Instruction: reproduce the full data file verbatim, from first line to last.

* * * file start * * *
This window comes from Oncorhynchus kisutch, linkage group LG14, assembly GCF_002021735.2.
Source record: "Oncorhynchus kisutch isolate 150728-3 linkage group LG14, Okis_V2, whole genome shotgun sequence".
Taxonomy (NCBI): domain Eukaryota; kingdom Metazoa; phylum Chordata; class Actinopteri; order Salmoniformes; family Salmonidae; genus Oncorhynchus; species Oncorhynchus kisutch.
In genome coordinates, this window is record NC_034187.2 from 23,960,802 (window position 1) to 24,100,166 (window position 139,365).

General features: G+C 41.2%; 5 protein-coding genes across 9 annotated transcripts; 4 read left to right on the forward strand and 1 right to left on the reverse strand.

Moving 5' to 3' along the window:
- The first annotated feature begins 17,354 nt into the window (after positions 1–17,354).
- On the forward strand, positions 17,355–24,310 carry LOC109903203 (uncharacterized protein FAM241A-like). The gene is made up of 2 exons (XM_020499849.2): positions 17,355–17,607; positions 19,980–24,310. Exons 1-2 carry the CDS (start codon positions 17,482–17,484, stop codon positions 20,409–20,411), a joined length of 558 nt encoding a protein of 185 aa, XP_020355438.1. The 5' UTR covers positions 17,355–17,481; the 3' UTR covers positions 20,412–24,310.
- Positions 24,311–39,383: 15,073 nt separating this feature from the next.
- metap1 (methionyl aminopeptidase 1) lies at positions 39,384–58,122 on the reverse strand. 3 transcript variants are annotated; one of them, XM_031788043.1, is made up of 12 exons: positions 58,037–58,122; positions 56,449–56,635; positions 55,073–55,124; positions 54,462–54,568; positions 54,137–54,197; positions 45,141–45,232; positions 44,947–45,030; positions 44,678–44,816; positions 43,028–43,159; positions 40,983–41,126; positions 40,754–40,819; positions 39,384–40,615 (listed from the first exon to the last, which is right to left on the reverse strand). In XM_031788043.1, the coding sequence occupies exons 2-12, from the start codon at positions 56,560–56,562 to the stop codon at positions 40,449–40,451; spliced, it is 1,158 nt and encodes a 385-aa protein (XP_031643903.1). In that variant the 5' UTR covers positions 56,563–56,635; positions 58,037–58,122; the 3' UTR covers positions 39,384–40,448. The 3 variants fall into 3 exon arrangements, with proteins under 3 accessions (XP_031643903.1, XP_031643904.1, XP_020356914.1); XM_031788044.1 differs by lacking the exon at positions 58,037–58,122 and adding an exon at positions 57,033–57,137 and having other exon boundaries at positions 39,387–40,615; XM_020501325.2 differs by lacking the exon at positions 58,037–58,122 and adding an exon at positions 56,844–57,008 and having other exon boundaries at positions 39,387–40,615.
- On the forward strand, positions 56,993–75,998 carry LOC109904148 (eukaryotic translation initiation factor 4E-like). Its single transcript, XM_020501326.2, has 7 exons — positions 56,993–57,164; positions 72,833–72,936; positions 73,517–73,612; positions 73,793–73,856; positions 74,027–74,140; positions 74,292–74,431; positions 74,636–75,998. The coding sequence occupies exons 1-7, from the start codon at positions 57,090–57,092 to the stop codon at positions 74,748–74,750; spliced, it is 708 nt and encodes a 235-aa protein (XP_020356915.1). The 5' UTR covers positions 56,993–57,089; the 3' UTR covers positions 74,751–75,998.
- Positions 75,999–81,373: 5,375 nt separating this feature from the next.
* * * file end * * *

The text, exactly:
This window comes from Oncorhynchus kisutch, linkage group LG14, assembly GCF_002021735.2.
Source record: "Oncorhynchus kisutch isolate 150728-3 linkage group LG14, Okis_V2, whole genome shotgun sequence".
Taxonomy (NCBI): domain Eukaryota; kingdom Metazoa; phylum Chordata; class Actinopteri; order Salmoniformes; family Salmonidae; genus Oncorhynchus; species Oncorhynchus kisutch.
In genome coordinates, this window is record NC_034187.2 from 23,960,802 (window position 1) to 24,100,166 (window position 139,365).

General features: G+C 41.2%; 5 protein-coding genes across 9 annotated transcripts; 4 read left to right on the forward strand and 1 right to left on the reverse strand.

Moving 5' to 3' along the window:
- The first annotated feature begins 17,354 nt into the window (after positions 1–17,354).
- On the forward strand, positions 17,355–24,310 carry LOC109903203 (uncharacterized protein FAM241A-like). The gene is made up of 2 exons (XM_020499849.2): positions 17,355–17,607; positions 19,980–24,310. Exons 1-2 carry the CDS (start codon positions 17,482–17,484, stop codon positions 20,409–20,411), a joined length of 558 nt encoding a protein of 185 aa, XP_020355438.1. The 5' UTR covers positions 17,355–17,481; the 3' UTR covers positions 20,412–24,310.
- Positions 24,311–39,383: 15,073 nt separating this feature from the next.
- metap1 (methionyl aminopeptidase 1) lies at positions 39,384–58,122 on the reverse strand. 3 transcript variants are annotated; one of them, XM_031788043.1, is made up of 12 exons: positions 58,037–58,122; positions 56,449–56,635; positions 55,073–55,124; positions 54,462–54,568; positions 54,137–54,197; positions 45,141–45,232; positions 44,947–45,030; positions 44,678–44,816; positions 43,028–43,159; positions 40,983–41,126; positions 40,754–40,819; positions 39,384–40,615 (listed from the first exon to the last, which is right to left on the reverse strand). In XM_031788043.1, the coding sequence occupies exons 2-12, from the start codon at positions 56,560–56,562 to the stop codon at positions 40,449–40,451; spliced, it is 1,158 nt and encodes a 385-aa protein (XP_031643903.1). In that variant the 5' UTR covers positions 56,563–56,635; positions 58,037–58,122; the 3' UTR covers positions 39,384–40,448. The 3 variants fall into 3 exon arrangements, with proteins under 3 accessions (XP_031643903.1, XP_031643904.1, XP_020356914.1); XM_031788044.1 differs by lacking the exon at positions 58,037–58,122 and adding an exon at positions 57,033–57,137 and having other exon boundaries at positions 39,387–40,615; XM_020501325.2 differs by lacking the exon at positions 58,037–58,122 and adding an exon at positions 56,844–57,008 and having other exon boundaries at positions 39,387–40,615.
- On the forward strand, positions 56,993–75,998 carry LOC109904148 (eukaryotic translation initiation factor 4E-like). Its single transcript, XM_020501326.2, has 7 exons — positions 56,993–57,164; positions 72,833–72,936; positions 73,517–73,612; positions 73,793–73,856; positions 74,027–74,140; positions 74,292–74,431; positions 74,636–75,998. The coding sequence occupies exons 1-7, from the start codon at positions 57,090–57,092 to the stop codon at positions 74,748–74,750; spliced, it is 708 nt and encodes a 235-aa protein (XP_020356915.1). The 5' UTR covers positions 56,993–57,089; the 3' UTR covers positions 74,751–75,998.
- Positions 75,999–81,373: 5,375 nt separating this feature from the next.